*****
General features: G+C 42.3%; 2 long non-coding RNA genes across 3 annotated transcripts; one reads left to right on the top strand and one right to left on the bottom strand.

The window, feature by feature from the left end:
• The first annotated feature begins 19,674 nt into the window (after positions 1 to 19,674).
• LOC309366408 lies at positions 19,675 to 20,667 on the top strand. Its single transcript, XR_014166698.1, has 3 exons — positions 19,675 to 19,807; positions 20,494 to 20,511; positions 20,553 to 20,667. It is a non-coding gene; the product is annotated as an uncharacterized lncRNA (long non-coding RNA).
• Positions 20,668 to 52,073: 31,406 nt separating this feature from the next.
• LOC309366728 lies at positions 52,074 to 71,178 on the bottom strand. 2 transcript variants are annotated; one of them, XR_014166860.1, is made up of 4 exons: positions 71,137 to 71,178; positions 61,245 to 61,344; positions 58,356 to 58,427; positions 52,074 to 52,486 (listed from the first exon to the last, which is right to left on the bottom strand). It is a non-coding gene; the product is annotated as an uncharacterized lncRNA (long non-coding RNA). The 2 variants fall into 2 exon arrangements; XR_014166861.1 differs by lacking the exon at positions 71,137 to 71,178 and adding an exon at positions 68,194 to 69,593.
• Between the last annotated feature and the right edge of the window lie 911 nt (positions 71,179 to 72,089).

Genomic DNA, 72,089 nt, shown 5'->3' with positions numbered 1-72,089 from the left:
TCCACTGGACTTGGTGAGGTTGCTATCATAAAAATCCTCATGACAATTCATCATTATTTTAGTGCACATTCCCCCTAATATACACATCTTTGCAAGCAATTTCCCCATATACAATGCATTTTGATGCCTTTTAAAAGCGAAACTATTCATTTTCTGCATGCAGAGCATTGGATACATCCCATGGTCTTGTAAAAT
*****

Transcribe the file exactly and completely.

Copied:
General features: G+C 42.3%; 2 long non-coding RNA genes across 3 annotated transcripts; one reads left to right on the top strand and one right to left on the bottom strand.

The window, feature by feature from the left end:
• The first annotated feature begins 19,674 nt into the window (after positions 1 to 19,674).
• LOC309366408 lies at positions 19,675 to 20,667 on the top strand. Its single transcript, XR_014166698.1, has 3 exons — positions 19,675 to 19,807; positions 20,494 to 20,511; positions 20,553 to 20,667. It is a non-coding gene; the product is annotated as an uncharacterized lncRNA (long non-coding RNA).
• Positions 20,668 to 52,073: 31,406 nt separating this feature from the next.
• LOC309366728 lies at positions 52,074 to 71,178 on the bottom strand. 2 transcript variants are annotated; one of them, XR_014166860.1, is made up of 4 exons: positions 71,137 to 71,178; positions 61,245 to 61,344; positions 58,356 to 58,427; positions 52,074 to 52,486 (listed from the first exon to the last, which is right to left on the bottom strand). It is a non-coding gene; the product is annotated as an uncharacterized lncRNA (long non-coding RNA). The 2 variants fall into 2 exon arrangements; XR_014166861.1 differs by lacking the exon at positions 71,137 to 71,178 and adding an exon at positions 68,194 to 69,593.
• Between the last annotated feature and the right edge of the window lie 911 nt (positions 71,179 to 72,089).

Genomic DNA, 72,089 nt, shown 5'->3' with positions numbered 1-72,089 from the left:
TCCACTGGACTTGGTGAGGTTGCTATCATAAAAATCCTCATGACAATTCATCATTATTTTAGTGCACATTCCCCCTAATATACACATCTTTGCAAGCAATTTCCCCATATACAATGCATTTTGATGCCTTTTAAAAGCGAAACTATTCATTTTCTGCATGCAGAGCATTGGATACATCCCATGGTCTTGTAAAAT